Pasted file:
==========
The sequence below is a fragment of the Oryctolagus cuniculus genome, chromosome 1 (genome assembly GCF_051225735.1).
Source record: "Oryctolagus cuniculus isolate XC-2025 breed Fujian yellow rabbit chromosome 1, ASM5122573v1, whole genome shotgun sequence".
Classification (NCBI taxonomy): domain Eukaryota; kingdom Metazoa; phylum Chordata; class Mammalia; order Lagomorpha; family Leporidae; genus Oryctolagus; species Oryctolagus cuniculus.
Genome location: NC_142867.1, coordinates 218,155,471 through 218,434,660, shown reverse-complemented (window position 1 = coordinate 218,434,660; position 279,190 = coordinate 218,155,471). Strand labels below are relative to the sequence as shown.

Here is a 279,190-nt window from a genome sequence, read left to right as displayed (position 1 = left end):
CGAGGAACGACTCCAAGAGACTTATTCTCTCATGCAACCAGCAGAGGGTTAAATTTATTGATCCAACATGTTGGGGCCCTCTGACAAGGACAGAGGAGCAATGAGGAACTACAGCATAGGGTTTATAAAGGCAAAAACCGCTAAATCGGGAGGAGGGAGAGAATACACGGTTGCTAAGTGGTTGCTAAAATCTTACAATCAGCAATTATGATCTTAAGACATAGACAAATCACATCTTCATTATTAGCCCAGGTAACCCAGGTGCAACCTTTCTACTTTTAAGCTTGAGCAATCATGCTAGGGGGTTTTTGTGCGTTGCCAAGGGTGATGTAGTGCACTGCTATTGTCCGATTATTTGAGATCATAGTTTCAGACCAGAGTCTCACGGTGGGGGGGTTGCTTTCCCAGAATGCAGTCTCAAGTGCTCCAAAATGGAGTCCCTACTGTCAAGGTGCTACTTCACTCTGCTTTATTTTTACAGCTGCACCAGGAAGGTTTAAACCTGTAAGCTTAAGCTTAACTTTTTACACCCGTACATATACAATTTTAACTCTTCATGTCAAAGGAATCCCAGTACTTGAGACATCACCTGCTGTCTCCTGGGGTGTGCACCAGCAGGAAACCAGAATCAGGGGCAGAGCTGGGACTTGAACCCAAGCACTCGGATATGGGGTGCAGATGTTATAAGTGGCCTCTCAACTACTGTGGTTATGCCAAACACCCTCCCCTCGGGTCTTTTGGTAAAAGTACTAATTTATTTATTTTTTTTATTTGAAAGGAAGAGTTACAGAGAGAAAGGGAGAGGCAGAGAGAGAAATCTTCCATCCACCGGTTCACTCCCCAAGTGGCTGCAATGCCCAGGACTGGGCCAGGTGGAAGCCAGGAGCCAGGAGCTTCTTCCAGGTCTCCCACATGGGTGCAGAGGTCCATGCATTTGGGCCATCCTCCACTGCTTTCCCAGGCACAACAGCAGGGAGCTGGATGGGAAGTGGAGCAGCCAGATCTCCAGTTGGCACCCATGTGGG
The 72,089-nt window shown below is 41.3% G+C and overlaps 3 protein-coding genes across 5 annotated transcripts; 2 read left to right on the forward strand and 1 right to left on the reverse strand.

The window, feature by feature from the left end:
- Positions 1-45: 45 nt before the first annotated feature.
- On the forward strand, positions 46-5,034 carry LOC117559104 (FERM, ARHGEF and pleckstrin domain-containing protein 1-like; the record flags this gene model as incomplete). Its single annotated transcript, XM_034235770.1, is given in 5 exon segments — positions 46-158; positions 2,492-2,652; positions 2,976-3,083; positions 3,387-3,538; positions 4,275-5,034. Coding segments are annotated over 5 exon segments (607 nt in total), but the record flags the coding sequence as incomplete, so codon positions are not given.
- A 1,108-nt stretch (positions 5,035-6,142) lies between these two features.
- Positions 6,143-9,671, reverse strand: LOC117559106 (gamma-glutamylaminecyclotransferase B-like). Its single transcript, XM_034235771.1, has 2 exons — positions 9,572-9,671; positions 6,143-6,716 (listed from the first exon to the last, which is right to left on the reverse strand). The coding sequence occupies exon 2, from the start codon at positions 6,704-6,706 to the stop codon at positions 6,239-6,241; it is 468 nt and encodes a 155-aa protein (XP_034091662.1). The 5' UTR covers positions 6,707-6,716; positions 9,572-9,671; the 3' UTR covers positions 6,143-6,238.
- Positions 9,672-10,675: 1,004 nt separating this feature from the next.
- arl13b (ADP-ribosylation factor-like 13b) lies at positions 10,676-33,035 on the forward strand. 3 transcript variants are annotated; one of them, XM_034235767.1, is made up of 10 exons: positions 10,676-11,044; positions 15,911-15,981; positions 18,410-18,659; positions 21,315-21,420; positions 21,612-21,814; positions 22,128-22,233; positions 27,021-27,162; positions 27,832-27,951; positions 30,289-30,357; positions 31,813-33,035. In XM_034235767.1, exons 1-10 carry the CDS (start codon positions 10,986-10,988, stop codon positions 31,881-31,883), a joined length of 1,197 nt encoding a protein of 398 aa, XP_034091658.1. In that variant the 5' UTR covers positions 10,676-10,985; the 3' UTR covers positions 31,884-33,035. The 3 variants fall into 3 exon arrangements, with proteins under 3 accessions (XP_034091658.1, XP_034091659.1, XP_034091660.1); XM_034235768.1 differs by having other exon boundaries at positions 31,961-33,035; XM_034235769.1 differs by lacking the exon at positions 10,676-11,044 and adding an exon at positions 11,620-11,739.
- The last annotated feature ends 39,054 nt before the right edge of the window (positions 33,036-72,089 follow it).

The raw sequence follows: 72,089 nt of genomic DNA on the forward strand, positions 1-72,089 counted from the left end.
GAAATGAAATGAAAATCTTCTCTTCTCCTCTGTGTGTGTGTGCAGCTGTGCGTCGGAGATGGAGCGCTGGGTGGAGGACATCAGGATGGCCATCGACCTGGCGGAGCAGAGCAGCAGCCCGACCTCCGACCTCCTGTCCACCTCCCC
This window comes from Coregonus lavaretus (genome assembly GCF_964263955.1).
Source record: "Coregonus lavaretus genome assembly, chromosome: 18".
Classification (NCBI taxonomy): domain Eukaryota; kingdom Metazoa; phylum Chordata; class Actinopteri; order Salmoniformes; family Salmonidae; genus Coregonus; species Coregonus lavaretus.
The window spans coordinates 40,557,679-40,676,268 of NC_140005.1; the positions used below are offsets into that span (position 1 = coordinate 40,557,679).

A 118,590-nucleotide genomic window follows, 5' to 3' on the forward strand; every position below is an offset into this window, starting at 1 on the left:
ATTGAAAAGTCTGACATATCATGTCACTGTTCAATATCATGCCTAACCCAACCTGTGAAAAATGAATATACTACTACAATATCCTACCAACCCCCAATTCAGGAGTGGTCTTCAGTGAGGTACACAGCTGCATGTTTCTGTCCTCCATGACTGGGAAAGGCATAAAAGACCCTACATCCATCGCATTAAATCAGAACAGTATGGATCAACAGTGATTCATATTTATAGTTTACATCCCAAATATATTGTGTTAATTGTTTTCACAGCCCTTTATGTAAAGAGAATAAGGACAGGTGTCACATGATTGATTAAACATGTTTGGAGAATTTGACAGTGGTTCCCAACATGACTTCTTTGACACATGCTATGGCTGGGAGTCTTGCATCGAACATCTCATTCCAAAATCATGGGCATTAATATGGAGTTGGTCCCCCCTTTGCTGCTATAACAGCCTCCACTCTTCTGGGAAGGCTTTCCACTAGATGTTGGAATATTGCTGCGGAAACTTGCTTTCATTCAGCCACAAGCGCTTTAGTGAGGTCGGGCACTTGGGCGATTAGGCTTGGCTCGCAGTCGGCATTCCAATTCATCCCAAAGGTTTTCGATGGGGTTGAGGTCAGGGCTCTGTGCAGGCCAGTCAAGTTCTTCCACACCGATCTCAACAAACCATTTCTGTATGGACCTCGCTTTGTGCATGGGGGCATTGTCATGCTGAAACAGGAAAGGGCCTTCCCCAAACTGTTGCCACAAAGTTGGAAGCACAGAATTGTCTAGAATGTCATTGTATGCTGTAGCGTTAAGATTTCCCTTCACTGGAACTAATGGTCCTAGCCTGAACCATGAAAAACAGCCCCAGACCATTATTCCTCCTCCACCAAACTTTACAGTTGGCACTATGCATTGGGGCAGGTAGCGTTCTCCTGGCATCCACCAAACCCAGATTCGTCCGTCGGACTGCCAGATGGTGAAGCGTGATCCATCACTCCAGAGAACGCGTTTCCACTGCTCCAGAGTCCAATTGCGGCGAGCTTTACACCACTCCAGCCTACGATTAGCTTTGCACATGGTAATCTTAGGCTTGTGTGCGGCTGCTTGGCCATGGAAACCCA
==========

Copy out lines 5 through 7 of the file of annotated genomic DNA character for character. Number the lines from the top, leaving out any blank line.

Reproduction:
Here is a 279,190-nt window from a genome sequence, read left to right as displayed (position 1 = left end):
CGAGGAACGACTCCAAGAGACTTATTCTCTCATGCAACCAGCAGAGGGTTAAATTTATTGATCCAACATGTTGGGGCCCTCTGACAAGGACAGAGGAGCAATGAGGAACTACAGCATAGGGTTTATAAAGGCAAAAACCGCTAAATCGGGAGGAGGGAGAGAATACACGGTTGCTAAGTGGTTGCTAAAATCTTACAATCAGCAATTATGATCTTAAGACATAGACAAATCACATCTTCATTATTAGCCCAGGTAACCCAGGTGCAACCTTTCTACTTTTAAGCTTGAGCAATCATGCTAGGGGGTTTTTGTGCGTTGCCAAGGGTGATGTAGTGCACTGCTATTGTCCGATTATTTGAGATCATAGTTTCAGACCAGAGTCTCACGGTGGGGGGGTTGCTTTCCCAGAATGCAGTCTCAAGTGCTCCAAAATGGAGTCCCTACTGTCAAGGTGCTACTTCACTCTGCTTTATTTTTACAGCTGCACCAGGAAGGTTTAAACCTGTAAGCTTAAGCTTAACTTTTTACACCCGTACATATACAATTTTAACTCTTCATGTCAAAGGAATCCCAGTACTTGAGACATCACCTGCTGTCTCCTGGGGTGTGCACCAGCAGGAAACCAGAATCAGGGGCAGAGCTGGGACTTGAACCCAAGCACTCGGATATGGGGTGCAGATGTTATAAGTGGCCTCTCAACTACTGTGGTTATGCCAAACACCCTCCCCTCGGGTCTTTTGGTAAAAGTACTAATTTATTTATTTTTTTTATTTGAAAGGAAGAGTTACAGAGAGAAAGGGAGAGGCAGAGAGAGAAATCTTCCATCCACCGGTTCACTCCCCAAGTGGCTGCAATGCCCAGGACTGGGCCAGGTGGAAGCCAGGAGCCAGGAGCTTCTTCCAGGTCTCCCACATGGGTGCAGAGGTCCATGCATTTGGGCCATCCTCCACTGCTTTCCCAGGCACAACAGCAGGGAGCTGGATGGGAAGTGGAGCAGCCAGATCTCCAGTTGGCACCCATGTGGG
The 72,089-nt window shown below is 41.3% G+C and overlaps 3 protein-coding genes across 5 annotated transcripts; 2 read left to right on the forward strand and 1 right to left on the reverse strand.